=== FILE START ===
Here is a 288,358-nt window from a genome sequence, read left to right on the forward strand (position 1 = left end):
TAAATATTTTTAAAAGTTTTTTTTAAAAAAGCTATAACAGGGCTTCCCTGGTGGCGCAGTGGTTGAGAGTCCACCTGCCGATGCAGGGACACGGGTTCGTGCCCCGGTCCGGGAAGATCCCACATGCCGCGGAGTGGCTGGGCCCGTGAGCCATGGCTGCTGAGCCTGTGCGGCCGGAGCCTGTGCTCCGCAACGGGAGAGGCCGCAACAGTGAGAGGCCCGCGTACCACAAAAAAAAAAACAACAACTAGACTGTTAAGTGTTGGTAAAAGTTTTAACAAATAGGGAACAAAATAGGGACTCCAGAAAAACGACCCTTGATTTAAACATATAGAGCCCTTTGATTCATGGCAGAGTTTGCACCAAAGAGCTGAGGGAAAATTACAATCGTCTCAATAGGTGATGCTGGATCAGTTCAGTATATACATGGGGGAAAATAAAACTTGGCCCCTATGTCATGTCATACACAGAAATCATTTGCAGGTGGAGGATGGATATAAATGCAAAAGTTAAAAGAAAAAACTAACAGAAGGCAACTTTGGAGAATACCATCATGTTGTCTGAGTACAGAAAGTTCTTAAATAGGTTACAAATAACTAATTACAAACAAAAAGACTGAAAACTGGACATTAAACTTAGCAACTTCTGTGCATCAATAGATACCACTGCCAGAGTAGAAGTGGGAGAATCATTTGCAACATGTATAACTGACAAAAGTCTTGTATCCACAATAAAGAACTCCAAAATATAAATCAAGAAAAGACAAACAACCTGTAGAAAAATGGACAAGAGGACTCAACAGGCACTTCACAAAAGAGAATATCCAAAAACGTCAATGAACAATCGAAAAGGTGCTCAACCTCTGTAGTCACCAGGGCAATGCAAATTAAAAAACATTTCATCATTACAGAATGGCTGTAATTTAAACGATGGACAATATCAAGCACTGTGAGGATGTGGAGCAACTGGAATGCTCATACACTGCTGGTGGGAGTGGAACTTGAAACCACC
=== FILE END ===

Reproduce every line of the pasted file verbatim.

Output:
Here is a 288,358-nt window from a genome sequence, read left to right on the forward strand (position 1 = left end):
TAAATATTTTTAAAAGTTTTTTTTAAAAAAGCTATAACAGGGCTTCCCTGGTGGCGCAGTGGTTGAGAGTCCACCTGCCGATGCAGGGACACGGGTTCGTGCCCCGGTCCGGGAAGATCCCACATGCCGCGGAGTGGCTGGGCCCGTGAGCCATGGCTGCTGAGCCTGTGCGGCCGGAGCCTGTGCTCCGCAACGGGAGAGGCCGCAACAGTGAGAGGCCCGCGTACCACAAAAAAAAAAACAACAACTAGACTGTTAAGTGTTGGTAAAAGTTTTAACAAATAGGGAACAAAATAGGGACTCCAGAAAAACGACCCTTGATTTAAACATATAGAGCCCTTTGATTCATGGCAGAGTTTGCACCAAAGAGCTGAGGGAAAATTACAATCGTCTCAATAGGTGATGCTGGATCAGTTCAGTATATACATGGGGGAAAATAAAACTTGGCCCCTATGTCATGTCATACACAGAAATCATTTGCAGGTGGAGGATGGATATAAATGCAAAAGTTAAAAGAAAAAACTAACAGAAGGCAACTTTGGAGAATACCATCATGTTGTCTGAGTACAGAAAGTTCTTAAATAGGTTACAAATAACTAATTACAAACAAAAAGACTGAAAACTGGACATTAAACTTAGCAACTTCTGTGCATCAATAGATACCACTGCCAGAGTAGAAGTGGGAGAATCATTTGCAACATGTATAACTGACAAAAGTCTTGTATCCACAATAAAGAACTCCAAAATATAAATCAAGAAAAGACAAACAACCTGTAGAAAAATGGACAAGAGGACTCAACAGGCACTTCACAAAAGAGAATATCCAAAAACGTCAATGAACAATCGAAAAGGTGCTCAACCTCTGTAGTCACCAGGGCAATGCAAATTAAAAAACATTTCATCATTACAGAATGGCTGTAATTTAAACGATGGACAATATCAAGCACTGTGAGGATGTGGAGCAACTGGAATGCTCATACACTGCTGGTGGGAGTGGAACTTGAAACCACC